17th April 2024
Blogs Opinion Sitges Lifestyle

From a robbery to healing: my journey in Sitges as a Chinese woman

I wanted to write a piece to celebrate my two-year anniversary in Sitges. It’s hard to start, though, because so many things have happened since I arrived. I see the events as ‘moments’.

Moment No.1 – A Robbery

A few months ago, on a rainy, cloudy day, I wrote down this line in my journal before heading out. ‘There is a famine going on in my body.’

I was wearing a T-shirt full of cupcakes. I was looking for poetry. I was feeling stressed financially in the midst of the pandemic.

I ordered a toast and a tea at a sea-front café, when a young man with a paper cup came to beg for something. I offered him half of my toast, but he didn’t want any. He left. I rested my tiny little purse on the table, just like a careless tourist would do.

Later on, I left and walked by the big church to return home. As I was passing through, I stopped by to listen to the birds, with my eyes closed. I don’t usually do this; I don’t usually get toast for breakfast, either.

Gently, my purse was lifted from the back of my hand. A man started to run.

I realised what was happening. ‘Help! Motherfucker! Help!’ I started to chase him, in my Crocs sandals. There were not many people on the street on a Monday morning. The first person, an older lady with a bamboo stick who saw us, wasn’t able to do anything. Then I changed to yell in Spanish ‘Ayuda! Ayuda!’ as I chased him.

Then magically, a couple, seeing the man running towards them, used their shoulders to bump into the man, who fell down and tossed the purse on the ground before fleeing the scene.

I burst into tears as the woman handed me the purse back and comforted me. The man went to chase the guy, who eventually got away. They then accompanied me to talk to the police nearby. The robber was wearing a black mask. He looked like a common local resident to me.

I got everything back. I got help from angels. That couple was from Vic.

There was a famine going on in my body that morning, which attracted a robbery. But as always, the universe was taking care of me. I was so proud of myself for loudly yelling for help, with articulation and determination. I wasn’t going to just let him take my stuff, especially not the purse that belonged to my mom before she gifted it to me.

Inspired by this couple, I began to actively provide community service, to honour their help. I gave people my singing bowl healing sessions, psychodrama and coaching … that’s another story on its own. I wanted poetry; I got poetry. There was a famine going on in my body, but I’m ok now.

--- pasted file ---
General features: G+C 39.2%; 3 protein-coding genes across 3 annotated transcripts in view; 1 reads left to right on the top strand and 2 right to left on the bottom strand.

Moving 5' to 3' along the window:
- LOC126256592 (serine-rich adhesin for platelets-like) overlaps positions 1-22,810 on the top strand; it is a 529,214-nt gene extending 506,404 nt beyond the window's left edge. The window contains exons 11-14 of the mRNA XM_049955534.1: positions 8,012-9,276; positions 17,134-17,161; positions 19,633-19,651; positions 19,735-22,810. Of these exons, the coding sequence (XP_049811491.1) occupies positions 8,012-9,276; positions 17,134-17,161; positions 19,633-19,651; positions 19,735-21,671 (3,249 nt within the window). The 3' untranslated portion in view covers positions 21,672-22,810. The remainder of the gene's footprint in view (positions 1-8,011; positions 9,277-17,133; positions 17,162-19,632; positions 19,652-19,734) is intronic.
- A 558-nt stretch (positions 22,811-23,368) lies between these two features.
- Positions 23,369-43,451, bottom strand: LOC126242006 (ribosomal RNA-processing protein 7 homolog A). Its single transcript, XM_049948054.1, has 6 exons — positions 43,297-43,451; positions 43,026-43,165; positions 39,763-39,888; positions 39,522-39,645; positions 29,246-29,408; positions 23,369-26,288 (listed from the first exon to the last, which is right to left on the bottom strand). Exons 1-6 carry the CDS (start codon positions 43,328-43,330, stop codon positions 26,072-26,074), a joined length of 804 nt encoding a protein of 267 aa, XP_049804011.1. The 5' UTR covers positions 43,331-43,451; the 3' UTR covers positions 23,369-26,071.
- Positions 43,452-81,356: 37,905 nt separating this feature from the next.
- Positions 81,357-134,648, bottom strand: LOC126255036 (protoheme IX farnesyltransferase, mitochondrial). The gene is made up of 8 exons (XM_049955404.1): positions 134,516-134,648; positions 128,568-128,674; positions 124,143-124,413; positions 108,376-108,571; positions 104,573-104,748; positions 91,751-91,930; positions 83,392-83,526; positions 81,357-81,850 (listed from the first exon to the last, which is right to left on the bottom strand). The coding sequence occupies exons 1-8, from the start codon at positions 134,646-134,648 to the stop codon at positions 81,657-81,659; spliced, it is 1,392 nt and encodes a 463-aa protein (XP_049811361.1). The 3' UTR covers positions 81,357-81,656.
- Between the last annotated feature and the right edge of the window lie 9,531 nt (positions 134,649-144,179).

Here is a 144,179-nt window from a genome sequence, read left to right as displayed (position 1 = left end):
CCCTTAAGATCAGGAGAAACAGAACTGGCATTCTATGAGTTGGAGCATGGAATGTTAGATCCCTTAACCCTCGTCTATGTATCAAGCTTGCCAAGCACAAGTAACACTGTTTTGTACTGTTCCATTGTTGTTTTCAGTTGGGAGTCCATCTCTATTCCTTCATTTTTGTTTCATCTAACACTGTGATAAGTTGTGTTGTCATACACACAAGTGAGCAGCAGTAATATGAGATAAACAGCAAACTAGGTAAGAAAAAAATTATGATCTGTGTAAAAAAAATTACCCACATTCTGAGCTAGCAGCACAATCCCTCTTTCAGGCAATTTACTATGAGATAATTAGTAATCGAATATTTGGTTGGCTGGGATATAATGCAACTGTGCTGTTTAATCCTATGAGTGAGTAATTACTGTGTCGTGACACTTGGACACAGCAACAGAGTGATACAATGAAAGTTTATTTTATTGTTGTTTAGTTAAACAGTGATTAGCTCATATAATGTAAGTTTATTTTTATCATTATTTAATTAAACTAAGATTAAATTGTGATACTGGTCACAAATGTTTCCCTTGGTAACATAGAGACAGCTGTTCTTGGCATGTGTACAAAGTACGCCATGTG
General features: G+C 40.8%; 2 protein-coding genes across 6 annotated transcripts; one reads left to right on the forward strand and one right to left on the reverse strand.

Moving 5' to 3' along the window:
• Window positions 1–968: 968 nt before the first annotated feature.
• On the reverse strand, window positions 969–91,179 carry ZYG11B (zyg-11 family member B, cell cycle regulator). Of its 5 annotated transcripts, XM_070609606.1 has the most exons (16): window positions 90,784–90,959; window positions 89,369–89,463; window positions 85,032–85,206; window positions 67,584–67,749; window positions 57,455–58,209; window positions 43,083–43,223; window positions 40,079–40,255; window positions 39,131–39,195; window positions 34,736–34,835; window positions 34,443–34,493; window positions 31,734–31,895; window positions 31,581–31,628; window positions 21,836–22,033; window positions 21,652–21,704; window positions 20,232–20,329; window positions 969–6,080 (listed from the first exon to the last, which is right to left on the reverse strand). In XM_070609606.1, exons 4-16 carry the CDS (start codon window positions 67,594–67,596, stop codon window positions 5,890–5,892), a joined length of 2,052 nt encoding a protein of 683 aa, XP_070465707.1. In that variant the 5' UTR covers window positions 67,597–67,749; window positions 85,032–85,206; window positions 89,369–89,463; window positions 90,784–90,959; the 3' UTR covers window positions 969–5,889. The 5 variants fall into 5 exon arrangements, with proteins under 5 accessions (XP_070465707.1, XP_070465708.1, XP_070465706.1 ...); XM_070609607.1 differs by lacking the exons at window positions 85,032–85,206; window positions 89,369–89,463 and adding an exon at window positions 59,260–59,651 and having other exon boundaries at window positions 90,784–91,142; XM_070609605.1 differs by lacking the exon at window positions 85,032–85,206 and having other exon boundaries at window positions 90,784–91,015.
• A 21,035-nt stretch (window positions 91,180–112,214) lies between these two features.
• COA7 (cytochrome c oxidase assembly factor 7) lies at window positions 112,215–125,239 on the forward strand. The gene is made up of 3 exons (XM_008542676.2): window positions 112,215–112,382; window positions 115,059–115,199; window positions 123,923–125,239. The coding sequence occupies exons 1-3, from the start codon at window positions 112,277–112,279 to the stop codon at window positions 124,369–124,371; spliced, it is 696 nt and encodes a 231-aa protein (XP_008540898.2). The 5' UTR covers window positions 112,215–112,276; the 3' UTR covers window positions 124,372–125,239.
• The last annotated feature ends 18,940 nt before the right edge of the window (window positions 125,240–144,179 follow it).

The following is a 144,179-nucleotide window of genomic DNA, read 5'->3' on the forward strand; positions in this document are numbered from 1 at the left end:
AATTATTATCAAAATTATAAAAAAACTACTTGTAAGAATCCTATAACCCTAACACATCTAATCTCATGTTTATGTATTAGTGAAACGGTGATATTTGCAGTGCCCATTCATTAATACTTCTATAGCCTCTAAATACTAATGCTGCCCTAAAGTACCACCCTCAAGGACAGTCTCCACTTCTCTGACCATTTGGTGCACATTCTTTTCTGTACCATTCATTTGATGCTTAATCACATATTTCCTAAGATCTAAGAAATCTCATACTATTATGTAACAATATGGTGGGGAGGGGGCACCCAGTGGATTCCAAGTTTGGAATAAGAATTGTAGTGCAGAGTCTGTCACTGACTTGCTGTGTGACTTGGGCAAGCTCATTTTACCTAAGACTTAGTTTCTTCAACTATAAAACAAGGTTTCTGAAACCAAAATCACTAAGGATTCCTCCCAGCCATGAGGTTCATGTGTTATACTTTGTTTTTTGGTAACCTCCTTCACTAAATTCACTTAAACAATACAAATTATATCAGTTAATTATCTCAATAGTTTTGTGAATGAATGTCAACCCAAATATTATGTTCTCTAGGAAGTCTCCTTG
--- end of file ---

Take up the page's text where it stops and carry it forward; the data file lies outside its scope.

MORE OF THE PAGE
Moment No.2 – Volleyball

I love playing volleyball on Fragata beach. However, it had not been an easy journey. My level was quite low to start with, and it led to plenty of shame-triggering moments. I didn’t quite know the balance between being assertive and being diplomatic, to try to join them and play. My Spanish wasn’t good enough for me to chat with some of the local players who don’t speak much English. Not many people really wanted to play with me because I simply didn’t play well enough.

At moments, wounds from my past would get triggered, on the theme of inclusion. It’s not the game itself that’s attractive to me; it’s the social aspect as well. When I was a kid, I was bullied and excluded a lot, in various schools that I transferred to. I had extremely low self-worth and social anxiety. Therefore, playing volleyball with those guys felt like a nice challenge for me, to face my discomfort and fear.

I kept showing up to the court. I got tanned. I got better. I got help. Some of those people began to coach me while we played; some of my friends helped me and guided me when they could … as a result, I’m playing so much better now, and people do acknowledge my progress. They become more and more inclusive and supportive. I understand that nobody really wanted to actively exclude me, either. It’s just human nature to want to play with better players. Me, too. It’s the fighter in the arena that counts, not the inner critic from our past.

Moment No.3 – The Sharing Circle

I started to feel miserable about the second or third month after I arrived in Sitges. I was feeling some level of culture shock because I expected here to be like ‘the west’ … like my experience in the United States. It’s not. It’s very different. I was feeling triggered here and there at my graduate school in acting, coming from a sales and marketing background. I didn’t have the professional training that most of my colleagues had.

I remember crying on the shoulder of my Tinder date in Barcelona on a Sunday, not wanting to take the train to come back to Sitges. The tears came from the same spot where the 7-year old me would detest going back to my boarding school, where I was bullied quite badly.

I was not happy. I had EMDR therapy sessions for a few weeks, then I stopped because they were quite expensive. Then I felt the impulse to start a Sharing Circle. I’m a life coach and professional workshop facilitator, after all.